At the same time, the ruling held out hope for industry that certain research methods and the creation of synthetic DNA can be protected and thus worth the investment.
“Today, the court struck down a major barrier to patient care and medical innovation,” said Sandra Park of the American Civil Liberties Union, which represented doctors, researchers and cancer patients who brought the challenge.
“Because of this ruling, patients will have greater access to genetic testing, and scientists can engage in research on these genes without fear of being sued.”
The issue received national attention last month when actress Angelina Jolie revealed that she had a double mastectomy because genetic testing showed she carried a defective gene that greatly increased her chance for cancer.
The ruling was a split decision for Myriad Genetics Inc., which holds patents on genes that have been linked to breast and ovarian cancer and thus is the only company that offers the genetic tests, which can cost more than $3,000.
Justice Clarence Thomas, writing for the court, said that merely isolating those specific genes — BRCA1 and BRCA2 — was not worthy of a patent. The decision was a departure from decades of decisions to the contrary from the U.S. Patent and Trademark Office.
“Myriad did not create anything,” Thomas wrote. “To be sure, it found an important and useful gene, but separating that gene from its surrounding genetic material is not an act of invention.”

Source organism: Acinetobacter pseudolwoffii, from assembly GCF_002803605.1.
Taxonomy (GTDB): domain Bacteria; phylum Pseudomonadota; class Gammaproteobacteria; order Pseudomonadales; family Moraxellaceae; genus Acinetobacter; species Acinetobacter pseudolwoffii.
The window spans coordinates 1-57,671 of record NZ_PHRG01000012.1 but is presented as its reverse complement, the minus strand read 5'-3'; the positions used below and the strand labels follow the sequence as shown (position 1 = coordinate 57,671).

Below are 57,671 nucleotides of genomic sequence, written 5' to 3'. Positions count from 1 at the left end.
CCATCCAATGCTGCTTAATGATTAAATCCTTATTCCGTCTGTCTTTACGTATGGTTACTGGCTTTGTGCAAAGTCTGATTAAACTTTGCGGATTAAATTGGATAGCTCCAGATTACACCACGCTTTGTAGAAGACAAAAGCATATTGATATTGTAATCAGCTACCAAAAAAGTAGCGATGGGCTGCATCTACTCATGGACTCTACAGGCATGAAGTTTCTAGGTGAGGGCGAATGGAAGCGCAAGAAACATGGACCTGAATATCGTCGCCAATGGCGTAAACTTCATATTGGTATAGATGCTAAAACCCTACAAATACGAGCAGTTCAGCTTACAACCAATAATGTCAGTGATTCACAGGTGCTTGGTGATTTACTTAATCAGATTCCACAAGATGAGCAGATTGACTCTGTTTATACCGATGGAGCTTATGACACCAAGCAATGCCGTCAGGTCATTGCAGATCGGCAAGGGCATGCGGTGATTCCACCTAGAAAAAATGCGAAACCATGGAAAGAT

He added that “groundbreaking, innovative, or even brilliant discovery does not by itself” overcome the fact that “laws of nature, natural phenomena, and abstract ideas” are beyond the domain of patent protection.
On the other hand, Thomas wrote, when Myriad and others create a synthetic form of DNA — called cDNA and particularly useful in conducting experiments and tests, such as cancer screening — their work does deserve patent protection.
“The lab technician unquestionably creates something new when cDNA is made,” he wrote.
Myriad focused on that part of the decision.
“We believe the Court appropriately upheld our claims on cDNA, and underscored the patent eligibility of our method claims, ensuring strong intellectual property protection for our BRACAnalysis test moving forward,” Peter D. Meldrum, the company’s president and chief executive, said in a statement. “More than 250,000 patients rely upon our BRACAnalysis test annually, and we remain focused on saving and improving peoples’ lives and lowering overall healthcare costs.”
The average American woman has a 12 to 13 percent chance of developing breast cancer, according to the court’s opinion, but mutations in the two genes isolated by Myriad increase the risk to as much as 80 percent for breast cancer and 50 percent for ovarian cancer. Myriad developed tests useful in detecting those mutations.